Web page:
Dan Graham was born in Urbana, Illinois, in 1942 and moved to New York in the early 1960s, where he and friends founded the John Daniels Gallery in 1964, where Dan Flavin and Sol Le Witt, among others, exhibited. Graham ran the gallery until it closed in 1965, and soon after began to become active as an artist himself.
In his diverse body of work, which includes essays on art, architecture, and rock music as well as film, performance, video, and architecture, he explores individual perception in social space. In doing so, he always refers to concrete elements of everyday culture and playfully combines minimalist forms with dry humor. Dan Graham participated in almost every important exhibition since the 1970s and is one of the most influential artists of his generation. He died in 2022 in New York, USA.
His early conceptional works, such as Figurative (1965) or Schema (1966), were self-published magazine ad-vertisements,that intended to short-circuit the cycle of art and art publications. Also included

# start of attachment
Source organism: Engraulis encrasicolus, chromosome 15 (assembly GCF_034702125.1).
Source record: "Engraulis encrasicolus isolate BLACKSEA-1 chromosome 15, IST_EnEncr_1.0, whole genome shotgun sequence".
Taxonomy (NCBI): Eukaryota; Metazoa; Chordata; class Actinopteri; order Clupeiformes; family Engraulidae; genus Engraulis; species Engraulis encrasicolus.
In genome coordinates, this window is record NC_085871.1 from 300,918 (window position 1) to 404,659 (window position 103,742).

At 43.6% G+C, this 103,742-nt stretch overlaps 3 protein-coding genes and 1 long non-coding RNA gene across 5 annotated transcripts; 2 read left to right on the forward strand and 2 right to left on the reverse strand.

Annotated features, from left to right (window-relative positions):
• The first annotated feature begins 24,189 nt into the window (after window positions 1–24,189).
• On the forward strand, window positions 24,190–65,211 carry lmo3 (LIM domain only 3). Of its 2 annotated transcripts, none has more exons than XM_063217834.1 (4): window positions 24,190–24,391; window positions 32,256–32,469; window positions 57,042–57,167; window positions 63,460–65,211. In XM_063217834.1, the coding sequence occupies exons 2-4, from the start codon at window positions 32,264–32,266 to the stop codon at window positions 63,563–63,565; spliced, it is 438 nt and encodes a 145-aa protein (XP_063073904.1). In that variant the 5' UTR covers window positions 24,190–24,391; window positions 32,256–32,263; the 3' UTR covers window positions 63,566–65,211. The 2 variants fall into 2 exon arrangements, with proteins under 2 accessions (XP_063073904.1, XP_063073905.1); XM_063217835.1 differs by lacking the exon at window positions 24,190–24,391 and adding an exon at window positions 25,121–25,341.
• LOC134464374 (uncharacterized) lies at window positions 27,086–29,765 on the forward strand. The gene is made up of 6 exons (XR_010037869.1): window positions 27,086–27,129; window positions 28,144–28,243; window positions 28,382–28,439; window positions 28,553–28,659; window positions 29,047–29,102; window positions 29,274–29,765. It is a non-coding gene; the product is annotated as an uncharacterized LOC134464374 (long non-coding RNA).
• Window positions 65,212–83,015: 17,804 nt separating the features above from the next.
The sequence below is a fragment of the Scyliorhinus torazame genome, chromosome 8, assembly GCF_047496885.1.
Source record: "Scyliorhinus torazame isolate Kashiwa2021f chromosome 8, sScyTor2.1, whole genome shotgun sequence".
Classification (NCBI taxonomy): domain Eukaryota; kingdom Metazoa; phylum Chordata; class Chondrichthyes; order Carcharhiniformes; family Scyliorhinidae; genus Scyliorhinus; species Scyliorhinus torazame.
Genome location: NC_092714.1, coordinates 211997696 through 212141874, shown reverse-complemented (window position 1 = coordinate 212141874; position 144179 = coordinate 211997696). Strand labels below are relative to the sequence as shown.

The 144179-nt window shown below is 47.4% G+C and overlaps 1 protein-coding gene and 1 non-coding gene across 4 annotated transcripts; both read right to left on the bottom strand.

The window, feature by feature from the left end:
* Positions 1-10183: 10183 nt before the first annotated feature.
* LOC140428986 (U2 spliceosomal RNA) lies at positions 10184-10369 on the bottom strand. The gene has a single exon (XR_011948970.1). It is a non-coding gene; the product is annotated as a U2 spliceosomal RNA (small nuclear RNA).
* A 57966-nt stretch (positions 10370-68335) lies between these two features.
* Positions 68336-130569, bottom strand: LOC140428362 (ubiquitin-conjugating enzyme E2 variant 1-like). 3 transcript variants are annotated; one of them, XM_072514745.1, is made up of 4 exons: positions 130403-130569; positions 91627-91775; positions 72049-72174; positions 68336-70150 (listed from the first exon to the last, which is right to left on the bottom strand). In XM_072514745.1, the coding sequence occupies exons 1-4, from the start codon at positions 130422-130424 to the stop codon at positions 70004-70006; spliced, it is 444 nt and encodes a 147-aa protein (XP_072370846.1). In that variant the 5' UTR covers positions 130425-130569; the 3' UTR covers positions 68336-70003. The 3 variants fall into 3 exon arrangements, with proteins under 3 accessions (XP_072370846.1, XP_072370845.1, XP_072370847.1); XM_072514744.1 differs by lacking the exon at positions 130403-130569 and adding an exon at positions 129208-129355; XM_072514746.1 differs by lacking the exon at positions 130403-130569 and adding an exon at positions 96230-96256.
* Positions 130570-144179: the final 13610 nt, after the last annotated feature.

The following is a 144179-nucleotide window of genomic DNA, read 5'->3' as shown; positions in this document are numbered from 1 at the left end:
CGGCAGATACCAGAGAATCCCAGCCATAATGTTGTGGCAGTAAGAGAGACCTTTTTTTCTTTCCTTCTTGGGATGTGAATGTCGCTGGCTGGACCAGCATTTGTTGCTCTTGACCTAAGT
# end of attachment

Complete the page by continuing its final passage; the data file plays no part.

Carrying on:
among these early works was his legendary photo-text essay “Homes for America” (1966), a documentation and analysis of suburban architecture. In films such as “Roll” and “Body Press” (1970), and in performances like Performer/Audience/Mirror (1975), Graham, influenced by psychoanalytic considerations, became involved with the perception of space and time, the consciousness of corporeality and the problems of interacting with the media. Dan Graham’s work has been influenced also by his participation in music and pop culture, and his cooperation with musicians, for example, Glen Branca or Sonic Youth, which led to videos such as “Rock My Religion” (1982-84). With Public Space/Two Audiences (1976) at the Biennale di Venezia, his work in architec-ture began to take concrete shape, culminating in a series of pavilions. His “New Design for Showing Videos” (1995), which he conceived specifically for the Generali Foundation, allows for the presentation of videos in-side an exhibition space and involves aspects of group dynamics. In addition to further architectural and architecture-related works, the Generali Foundation has also gathered together Graham’s film installations and videos. (MV)